There are a few powerboat brands on the market that signify a boater has “arrived,” and Formula is on that short list. Sure, someone may start out in a Bayliner or something used, but when a Formula idles past, it’s hard not to want one. Someday.
Just look at the Formula 260 Bowrider and you can understand why. Of course, Formula knows how to market its products. Each year, when it comes time to shoot the catalog, the Formula folks pack up their entire model line (24 different boats), truck them from the factory in Decatur, Ind., to Miami, drop them in the water, then drive them all to Bimini in The Bahamas, for a photo shoot. Oh, and Bimini is 56 miles away, across open ocean and the Gulf Stream.
Look at it this way. If Formula puts that kind of effort into its collateral materials, think about what must go into the product. A visit to its 500,000 square foot manufacturing plant will tell you exactly what goes on there, but for now let’s focus on the 260 Bowrider.
"The 260 was introduced to fill out the bowrider side of our Sun Sport/Bowrider dayboat lineup as the first generation of true dayboats as defined by Formula. We were really the first to commit to the open-cockpit design as a mainstay day platform,” said Scott Smith, Formula Boats marketing manager. “Further, the 260 really played a transitional role in the design evolution of the series. When you look at the 260 BR, you see the spark of change from the original 280 and 330 broken gunwale line to the more rounded, Euro-looking lines of the newest models, such as the 240 BR or 290 BR of today.”
It begins with a hand-laminated hull and Formula’s grid stringer system, which accomplishes a couple of things. First, it provides a solid skeleton for the hull. Second, due to the way it’s designed and built, the grid system also provides a positive-molded gelcoat surface in the bilge, which makes for a much neater appearance and easy cleanup. What’s more, all the cavities in the grid system are filled with foam for extra flotation and sound deadening.
The grid system is bonded to the inside of the hull with Plexus adhesive, which is so strong, dynamite is about what it takes to remove it. Formula also bonds the hull and deck with Plexus before it tops the seam with a stainless rub rail. Look closely at the screws on a Formula’s rub rail. All the slots on the Phillips screws are indexed perfectly in a north-south, east-west orientation. All of them. On every boat.
Up top, the 260 Bowrider’s deck and cockpit liner are one piece, which also makes for more solid construction. In the bow, Formula provides filler cushions as a standard feature. They not only fill in the gap between the cushions, but they also fill in the angled back rests between the bow walk-through. It’s a fantastic setup that allows three-wide lounging up front.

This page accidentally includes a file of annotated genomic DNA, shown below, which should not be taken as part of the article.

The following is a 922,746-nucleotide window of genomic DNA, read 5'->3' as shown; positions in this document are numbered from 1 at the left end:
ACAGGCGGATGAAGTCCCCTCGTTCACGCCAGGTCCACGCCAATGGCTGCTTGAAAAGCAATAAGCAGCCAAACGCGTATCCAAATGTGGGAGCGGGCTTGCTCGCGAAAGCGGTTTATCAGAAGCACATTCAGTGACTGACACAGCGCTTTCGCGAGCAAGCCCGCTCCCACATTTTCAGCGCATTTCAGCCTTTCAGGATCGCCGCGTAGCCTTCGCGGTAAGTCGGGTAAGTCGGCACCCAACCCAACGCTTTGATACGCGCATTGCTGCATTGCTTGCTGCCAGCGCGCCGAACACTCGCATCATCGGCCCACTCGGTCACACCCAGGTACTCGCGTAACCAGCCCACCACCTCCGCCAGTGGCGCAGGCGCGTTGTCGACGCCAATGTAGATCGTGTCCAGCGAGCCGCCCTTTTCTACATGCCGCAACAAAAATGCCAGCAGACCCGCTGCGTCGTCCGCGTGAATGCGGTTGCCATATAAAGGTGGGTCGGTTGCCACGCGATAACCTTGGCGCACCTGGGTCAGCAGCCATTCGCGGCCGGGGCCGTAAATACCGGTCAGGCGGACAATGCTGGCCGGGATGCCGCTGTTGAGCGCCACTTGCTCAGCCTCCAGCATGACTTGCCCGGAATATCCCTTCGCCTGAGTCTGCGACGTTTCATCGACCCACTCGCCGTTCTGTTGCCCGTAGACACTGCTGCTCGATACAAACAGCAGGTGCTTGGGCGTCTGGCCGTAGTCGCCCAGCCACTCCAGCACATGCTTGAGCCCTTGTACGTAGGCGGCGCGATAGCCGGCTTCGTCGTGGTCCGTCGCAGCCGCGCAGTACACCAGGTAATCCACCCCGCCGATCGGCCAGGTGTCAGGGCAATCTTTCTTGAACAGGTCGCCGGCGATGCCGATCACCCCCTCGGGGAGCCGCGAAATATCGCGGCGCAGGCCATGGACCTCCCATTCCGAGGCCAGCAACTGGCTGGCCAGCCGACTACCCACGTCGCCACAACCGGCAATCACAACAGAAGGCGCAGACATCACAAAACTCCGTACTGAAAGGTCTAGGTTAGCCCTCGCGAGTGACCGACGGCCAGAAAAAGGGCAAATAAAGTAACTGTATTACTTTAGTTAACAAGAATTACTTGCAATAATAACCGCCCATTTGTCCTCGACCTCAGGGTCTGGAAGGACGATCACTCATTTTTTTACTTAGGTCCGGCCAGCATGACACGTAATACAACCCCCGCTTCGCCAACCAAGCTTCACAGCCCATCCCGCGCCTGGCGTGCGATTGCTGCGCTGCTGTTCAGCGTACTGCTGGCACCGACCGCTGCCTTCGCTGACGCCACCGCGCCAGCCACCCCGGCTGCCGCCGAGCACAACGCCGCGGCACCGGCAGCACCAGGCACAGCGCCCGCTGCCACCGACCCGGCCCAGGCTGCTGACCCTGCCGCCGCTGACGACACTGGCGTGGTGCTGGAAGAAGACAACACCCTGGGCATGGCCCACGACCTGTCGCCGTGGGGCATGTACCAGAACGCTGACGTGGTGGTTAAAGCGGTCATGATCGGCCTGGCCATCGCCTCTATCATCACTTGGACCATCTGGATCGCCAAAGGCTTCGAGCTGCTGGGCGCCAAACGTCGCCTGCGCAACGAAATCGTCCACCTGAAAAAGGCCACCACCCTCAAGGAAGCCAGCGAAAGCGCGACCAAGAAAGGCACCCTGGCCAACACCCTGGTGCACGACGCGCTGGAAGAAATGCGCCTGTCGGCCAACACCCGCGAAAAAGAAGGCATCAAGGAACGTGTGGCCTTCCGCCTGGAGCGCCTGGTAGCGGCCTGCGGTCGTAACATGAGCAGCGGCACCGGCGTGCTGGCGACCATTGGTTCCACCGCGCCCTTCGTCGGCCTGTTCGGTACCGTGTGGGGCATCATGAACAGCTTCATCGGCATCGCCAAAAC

Behind the windshield, which is available with an optional polished stainless steel frame, Formula designer John Adams created a space that’s welcoming and usable.
To port, the lounge can be used as an aft-facing chaise or a bench seat for two. The back rest and portside dashboard conceal a spacious head, which comes standard with a portable potty. Buyers also can opt for a manual porcelain commode. Oh, and the head has its own porthole with a screen, which is good for reasons we won’t go into here.
Just behind the lounge lies the wetbar, which includes a sink, Corian countertops, a concealed trash bin and a 17.5-quart Igloo cooler. For added convenience and safety, the wetbar is fitted with a stainless grab rail and its hatches are supported with gas struts.
To starboard, the 260 has a U-shape lounge that wraps from behind the helm seat to the stern bench. A standard removable dinette table can be set at two heights, one for dining and a second, lower setting that provides a base for another filler cushion.
Of course, the helm is the place to be and the 260 has room for two, with a separate flip-up thigh bolster at each position. Like all Formulas, the helm is laid out intelligently—and more important—simply, which makes checking the vitals that much easier. Buyers can choose between silver burl or woodgrain dash panels. A standard Ritchie compass tops the dash, which features Livorsi instrumentation, a Kenwood audio system and waterproof accessory switches protected by circuit breakers. A six-month subscription to SiriusXM also comes standard.
Some other thoughtful touches include a motorized engine hatch, blue or white LED courtesy lights for the cockpit and swim platform and polished cupholders throughout the interior. Such features typically aren’t found in entry level boats, but they are the kind of niceties that longtime boaters can appreciate.
The 260 Bowrider could never pass for an entry level boat, but when people get into boating, models like the 260 are quite likely the end they have in mind—when they want to show they have arrived.
Base price, with a Volvo Penta single 5.7 GiC DuoProp drive is $116,390, which does not include a trailer. For more information, visit the Formula website.